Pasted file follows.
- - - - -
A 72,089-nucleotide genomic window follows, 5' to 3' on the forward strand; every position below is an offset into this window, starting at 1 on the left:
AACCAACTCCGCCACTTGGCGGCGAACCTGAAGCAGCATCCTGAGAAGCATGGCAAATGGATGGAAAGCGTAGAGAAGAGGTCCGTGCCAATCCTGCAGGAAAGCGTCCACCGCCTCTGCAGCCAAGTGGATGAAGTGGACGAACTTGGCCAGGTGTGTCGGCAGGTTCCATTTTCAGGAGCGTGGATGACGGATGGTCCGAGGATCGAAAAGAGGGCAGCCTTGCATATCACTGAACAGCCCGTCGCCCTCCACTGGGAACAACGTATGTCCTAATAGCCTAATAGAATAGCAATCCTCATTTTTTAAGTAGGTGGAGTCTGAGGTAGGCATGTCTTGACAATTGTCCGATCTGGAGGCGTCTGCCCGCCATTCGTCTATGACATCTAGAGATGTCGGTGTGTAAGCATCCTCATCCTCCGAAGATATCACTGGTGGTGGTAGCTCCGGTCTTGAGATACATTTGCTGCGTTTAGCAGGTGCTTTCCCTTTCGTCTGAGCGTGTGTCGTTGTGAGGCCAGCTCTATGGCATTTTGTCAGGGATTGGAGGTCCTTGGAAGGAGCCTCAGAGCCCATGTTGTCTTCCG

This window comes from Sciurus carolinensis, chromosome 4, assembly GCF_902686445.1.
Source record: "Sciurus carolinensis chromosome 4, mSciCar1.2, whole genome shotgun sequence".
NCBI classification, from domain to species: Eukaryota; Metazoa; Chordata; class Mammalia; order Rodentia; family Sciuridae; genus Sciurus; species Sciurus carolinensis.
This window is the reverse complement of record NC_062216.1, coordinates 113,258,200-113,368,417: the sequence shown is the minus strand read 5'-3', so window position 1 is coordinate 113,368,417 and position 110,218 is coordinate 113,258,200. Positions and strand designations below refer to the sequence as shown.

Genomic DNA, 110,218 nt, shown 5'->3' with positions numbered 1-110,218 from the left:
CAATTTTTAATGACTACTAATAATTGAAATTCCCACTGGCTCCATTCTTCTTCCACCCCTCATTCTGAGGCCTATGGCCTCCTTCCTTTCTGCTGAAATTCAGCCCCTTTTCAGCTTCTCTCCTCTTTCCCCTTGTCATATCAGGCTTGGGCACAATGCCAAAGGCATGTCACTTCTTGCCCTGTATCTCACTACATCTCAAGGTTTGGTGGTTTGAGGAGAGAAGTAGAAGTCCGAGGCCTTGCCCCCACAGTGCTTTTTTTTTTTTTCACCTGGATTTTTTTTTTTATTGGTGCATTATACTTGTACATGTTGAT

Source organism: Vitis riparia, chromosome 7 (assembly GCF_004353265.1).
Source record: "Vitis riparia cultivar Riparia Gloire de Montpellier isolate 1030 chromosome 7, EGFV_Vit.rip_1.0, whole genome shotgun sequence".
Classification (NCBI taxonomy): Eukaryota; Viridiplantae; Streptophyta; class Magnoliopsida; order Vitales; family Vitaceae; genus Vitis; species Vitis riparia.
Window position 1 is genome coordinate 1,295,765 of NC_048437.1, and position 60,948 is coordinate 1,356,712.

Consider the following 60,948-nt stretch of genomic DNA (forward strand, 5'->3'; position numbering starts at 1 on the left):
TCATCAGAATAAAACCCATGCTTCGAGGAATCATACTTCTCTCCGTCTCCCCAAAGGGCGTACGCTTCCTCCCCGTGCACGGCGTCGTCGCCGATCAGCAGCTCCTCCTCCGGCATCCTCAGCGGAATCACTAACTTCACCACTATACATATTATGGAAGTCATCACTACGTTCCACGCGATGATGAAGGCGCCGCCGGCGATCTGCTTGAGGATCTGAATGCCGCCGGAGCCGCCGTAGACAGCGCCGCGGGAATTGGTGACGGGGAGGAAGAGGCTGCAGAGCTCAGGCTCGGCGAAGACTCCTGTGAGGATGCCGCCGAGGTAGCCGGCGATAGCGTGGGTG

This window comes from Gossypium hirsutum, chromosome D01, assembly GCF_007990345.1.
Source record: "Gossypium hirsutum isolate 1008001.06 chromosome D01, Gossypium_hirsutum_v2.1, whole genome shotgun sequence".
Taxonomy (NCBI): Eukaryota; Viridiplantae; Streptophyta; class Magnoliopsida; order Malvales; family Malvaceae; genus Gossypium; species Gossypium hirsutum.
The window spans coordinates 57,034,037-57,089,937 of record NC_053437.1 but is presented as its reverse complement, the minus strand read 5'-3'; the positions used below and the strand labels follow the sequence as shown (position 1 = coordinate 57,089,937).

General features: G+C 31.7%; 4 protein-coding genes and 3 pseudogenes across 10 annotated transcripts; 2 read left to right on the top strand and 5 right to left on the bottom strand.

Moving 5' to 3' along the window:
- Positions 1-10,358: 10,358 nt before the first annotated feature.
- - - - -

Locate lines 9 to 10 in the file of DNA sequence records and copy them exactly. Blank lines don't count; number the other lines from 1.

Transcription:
Source organism: Vitis riparia, chromosome 7 (assembly GCF_004353265.1).
Source record: "Vitis riparia cultivar Riparia Gloire de Montpellier isolate 1030 chromosome 7, EGFV_Vit.rip_1.0, whole genome shotgun sequence".